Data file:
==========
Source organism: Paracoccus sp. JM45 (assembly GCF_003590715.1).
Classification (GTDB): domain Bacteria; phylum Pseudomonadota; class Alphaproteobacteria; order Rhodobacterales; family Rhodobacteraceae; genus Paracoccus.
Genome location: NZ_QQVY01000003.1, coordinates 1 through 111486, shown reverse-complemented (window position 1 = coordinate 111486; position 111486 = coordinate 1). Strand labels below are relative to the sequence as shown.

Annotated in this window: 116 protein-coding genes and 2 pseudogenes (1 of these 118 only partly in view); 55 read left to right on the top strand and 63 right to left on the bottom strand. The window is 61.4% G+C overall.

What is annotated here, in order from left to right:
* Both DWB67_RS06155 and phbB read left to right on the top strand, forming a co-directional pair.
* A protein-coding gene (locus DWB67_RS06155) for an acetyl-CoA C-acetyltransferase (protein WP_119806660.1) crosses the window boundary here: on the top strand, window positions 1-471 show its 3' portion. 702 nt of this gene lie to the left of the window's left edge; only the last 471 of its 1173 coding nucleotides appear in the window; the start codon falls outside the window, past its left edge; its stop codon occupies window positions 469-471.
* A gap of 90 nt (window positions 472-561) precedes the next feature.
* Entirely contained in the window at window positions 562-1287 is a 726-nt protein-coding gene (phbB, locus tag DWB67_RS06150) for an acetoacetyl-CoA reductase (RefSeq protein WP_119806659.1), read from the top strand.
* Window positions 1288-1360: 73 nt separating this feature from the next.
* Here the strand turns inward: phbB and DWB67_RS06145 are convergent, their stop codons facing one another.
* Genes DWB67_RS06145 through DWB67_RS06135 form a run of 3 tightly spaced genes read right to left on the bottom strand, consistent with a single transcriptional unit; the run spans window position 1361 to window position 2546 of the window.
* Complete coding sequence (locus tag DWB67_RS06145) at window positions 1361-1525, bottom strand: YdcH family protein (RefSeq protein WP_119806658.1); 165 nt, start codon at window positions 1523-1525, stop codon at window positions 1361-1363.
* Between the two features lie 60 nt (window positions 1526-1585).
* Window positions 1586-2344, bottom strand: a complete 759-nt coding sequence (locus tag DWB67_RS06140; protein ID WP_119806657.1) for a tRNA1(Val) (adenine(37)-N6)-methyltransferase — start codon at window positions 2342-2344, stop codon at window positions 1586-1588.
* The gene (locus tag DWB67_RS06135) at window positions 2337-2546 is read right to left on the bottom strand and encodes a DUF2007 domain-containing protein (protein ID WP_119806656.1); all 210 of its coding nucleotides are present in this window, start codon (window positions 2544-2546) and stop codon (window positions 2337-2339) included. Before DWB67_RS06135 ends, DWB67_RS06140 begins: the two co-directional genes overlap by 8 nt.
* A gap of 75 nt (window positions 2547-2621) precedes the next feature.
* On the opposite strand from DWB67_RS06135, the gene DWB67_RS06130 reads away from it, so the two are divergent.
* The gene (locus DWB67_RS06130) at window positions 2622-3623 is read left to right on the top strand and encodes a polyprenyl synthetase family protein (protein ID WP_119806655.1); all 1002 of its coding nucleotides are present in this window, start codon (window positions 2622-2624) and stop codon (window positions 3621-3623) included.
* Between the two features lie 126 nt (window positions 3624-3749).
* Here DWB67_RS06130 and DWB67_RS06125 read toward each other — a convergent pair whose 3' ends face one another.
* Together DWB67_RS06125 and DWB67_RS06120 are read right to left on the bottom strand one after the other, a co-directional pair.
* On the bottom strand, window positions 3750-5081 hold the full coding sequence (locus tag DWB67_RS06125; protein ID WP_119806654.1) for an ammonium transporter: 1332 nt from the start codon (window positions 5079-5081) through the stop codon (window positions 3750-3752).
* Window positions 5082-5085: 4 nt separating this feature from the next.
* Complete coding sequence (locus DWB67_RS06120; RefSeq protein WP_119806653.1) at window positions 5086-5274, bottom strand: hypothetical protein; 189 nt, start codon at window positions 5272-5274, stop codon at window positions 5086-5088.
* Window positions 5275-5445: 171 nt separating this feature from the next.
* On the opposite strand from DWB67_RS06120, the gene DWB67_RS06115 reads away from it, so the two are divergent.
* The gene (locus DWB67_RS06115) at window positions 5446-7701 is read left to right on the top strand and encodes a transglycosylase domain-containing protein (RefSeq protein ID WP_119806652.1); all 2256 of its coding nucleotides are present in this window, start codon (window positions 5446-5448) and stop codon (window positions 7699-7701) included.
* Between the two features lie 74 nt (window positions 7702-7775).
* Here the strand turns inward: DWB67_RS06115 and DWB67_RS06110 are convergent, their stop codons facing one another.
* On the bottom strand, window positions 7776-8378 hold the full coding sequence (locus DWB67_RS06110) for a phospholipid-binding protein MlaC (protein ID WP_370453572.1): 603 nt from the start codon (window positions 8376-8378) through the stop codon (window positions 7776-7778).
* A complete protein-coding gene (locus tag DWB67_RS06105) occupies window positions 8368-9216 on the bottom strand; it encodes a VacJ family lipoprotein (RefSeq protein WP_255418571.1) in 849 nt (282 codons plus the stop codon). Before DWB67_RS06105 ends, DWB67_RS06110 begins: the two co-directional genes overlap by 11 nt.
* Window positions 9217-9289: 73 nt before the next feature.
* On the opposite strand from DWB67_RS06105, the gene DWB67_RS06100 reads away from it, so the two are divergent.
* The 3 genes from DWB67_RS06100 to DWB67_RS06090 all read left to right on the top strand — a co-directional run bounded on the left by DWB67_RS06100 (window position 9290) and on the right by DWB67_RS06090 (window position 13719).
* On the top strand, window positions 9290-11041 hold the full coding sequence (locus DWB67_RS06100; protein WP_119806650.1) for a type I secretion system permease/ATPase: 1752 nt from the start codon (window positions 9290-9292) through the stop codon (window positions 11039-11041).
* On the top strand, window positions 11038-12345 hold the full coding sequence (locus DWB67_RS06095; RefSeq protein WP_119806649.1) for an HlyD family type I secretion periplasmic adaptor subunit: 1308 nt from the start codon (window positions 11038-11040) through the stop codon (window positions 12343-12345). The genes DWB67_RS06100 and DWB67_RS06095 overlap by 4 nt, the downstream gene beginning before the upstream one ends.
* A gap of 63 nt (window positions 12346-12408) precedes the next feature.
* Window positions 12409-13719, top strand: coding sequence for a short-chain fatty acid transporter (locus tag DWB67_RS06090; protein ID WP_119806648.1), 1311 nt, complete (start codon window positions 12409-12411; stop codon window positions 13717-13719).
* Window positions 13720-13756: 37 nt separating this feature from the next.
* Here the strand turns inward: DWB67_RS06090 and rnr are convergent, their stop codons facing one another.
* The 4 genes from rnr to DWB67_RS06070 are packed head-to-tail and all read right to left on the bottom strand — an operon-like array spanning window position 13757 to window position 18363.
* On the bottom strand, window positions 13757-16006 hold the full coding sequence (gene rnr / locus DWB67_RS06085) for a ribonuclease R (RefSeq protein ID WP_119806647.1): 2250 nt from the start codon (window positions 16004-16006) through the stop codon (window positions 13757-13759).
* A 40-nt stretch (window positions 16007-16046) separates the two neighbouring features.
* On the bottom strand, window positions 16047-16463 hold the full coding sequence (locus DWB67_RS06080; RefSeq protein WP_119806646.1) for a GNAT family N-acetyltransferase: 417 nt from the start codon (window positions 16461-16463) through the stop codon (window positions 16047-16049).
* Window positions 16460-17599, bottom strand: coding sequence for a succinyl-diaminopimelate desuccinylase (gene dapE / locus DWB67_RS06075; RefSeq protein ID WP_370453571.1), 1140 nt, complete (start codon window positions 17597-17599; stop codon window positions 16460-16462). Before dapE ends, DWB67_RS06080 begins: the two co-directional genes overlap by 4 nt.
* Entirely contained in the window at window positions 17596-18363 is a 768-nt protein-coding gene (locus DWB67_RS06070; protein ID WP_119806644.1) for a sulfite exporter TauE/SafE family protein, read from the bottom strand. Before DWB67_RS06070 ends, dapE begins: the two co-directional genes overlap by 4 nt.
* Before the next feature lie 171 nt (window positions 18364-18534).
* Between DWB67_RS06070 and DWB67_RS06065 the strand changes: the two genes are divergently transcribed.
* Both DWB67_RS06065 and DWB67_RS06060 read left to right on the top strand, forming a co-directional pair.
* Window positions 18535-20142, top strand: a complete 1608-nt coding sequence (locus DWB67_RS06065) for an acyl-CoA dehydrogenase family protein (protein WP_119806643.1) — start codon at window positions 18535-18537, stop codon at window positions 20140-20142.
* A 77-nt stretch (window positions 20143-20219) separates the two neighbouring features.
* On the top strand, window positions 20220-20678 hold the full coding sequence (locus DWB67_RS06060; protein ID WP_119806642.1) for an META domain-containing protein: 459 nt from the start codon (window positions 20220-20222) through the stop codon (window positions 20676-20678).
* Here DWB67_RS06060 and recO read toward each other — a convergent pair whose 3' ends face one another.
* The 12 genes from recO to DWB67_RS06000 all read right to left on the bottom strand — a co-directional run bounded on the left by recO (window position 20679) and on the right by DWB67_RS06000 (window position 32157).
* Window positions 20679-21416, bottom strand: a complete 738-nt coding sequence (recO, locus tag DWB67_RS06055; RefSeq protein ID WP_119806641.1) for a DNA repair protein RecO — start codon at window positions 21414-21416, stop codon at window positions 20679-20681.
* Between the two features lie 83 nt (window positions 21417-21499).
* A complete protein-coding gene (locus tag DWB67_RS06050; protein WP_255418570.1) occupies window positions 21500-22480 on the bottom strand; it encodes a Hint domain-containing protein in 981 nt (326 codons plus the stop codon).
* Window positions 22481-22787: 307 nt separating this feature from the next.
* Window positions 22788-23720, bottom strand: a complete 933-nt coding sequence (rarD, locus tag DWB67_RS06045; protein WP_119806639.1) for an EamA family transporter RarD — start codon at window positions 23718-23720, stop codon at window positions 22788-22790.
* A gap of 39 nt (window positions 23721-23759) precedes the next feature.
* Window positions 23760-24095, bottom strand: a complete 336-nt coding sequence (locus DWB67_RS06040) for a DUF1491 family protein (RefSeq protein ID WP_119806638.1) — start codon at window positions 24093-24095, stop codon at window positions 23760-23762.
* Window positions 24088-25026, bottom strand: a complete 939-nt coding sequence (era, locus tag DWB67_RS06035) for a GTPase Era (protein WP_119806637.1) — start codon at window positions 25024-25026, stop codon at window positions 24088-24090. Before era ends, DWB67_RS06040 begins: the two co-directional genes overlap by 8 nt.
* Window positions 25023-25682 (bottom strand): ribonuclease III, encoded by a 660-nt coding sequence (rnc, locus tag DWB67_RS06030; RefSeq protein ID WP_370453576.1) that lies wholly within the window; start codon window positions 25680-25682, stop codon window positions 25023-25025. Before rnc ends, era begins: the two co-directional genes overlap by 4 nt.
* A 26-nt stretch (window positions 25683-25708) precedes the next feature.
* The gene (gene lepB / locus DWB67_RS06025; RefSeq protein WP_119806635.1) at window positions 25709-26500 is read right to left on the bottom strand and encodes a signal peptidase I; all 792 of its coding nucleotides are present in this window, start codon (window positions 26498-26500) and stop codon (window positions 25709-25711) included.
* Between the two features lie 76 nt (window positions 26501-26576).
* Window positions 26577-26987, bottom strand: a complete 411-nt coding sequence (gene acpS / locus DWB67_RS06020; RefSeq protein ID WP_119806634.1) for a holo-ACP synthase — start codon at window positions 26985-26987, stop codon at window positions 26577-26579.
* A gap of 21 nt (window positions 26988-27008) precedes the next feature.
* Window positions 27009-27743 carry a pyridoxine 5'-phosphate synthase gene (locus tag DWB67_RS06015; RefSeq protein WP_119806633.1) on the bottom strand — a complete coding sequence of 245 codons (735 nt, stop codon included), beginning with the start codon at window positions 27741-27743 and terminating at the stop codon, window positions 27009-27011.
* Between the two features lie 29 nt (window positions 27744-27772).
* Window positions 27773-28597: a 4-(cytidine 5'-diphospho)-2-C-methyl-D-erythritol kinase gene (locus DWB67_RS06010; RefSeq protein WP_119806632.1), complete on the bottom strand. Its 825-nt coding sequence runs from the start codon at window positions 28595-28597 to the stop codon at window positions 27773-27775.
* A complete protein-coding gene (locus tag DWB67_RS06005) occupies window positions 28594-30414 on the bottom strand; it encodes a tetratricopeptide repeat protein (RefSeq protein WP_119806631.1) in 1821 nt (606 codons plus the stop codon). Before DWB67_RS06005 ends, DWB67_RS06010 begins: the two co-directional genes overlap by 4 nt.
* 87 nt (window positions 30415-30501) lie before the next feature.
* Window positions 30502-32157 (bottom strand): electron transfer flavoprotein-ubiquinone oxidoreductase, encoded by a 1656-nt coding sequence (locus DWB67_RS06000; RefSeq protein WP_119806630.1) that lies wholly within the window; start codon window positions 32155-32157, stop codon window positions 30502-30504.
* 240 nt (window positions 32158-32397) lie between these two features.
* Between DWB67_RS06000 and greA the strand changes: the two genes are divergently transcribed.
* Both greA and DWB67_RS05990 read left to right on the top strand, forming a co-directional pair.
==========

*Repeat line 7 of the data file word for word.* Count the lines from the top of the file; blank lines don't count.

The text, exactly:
* A protein-coding gene (locus DWB67_RS06155) for an acetyl-CoA C-acetyltransferase (protein WP_119806660.1) crosses the window boundary here: on the top strand, window positions 1-471 show its 3' portion. 702 nt of this gene lie to the left of the window's left edge; only the last 471 of its 1173 coding nucleotides appear in the window; the start codon falls outside the window, past its left edge; its stop codon occupies window positions 469-471.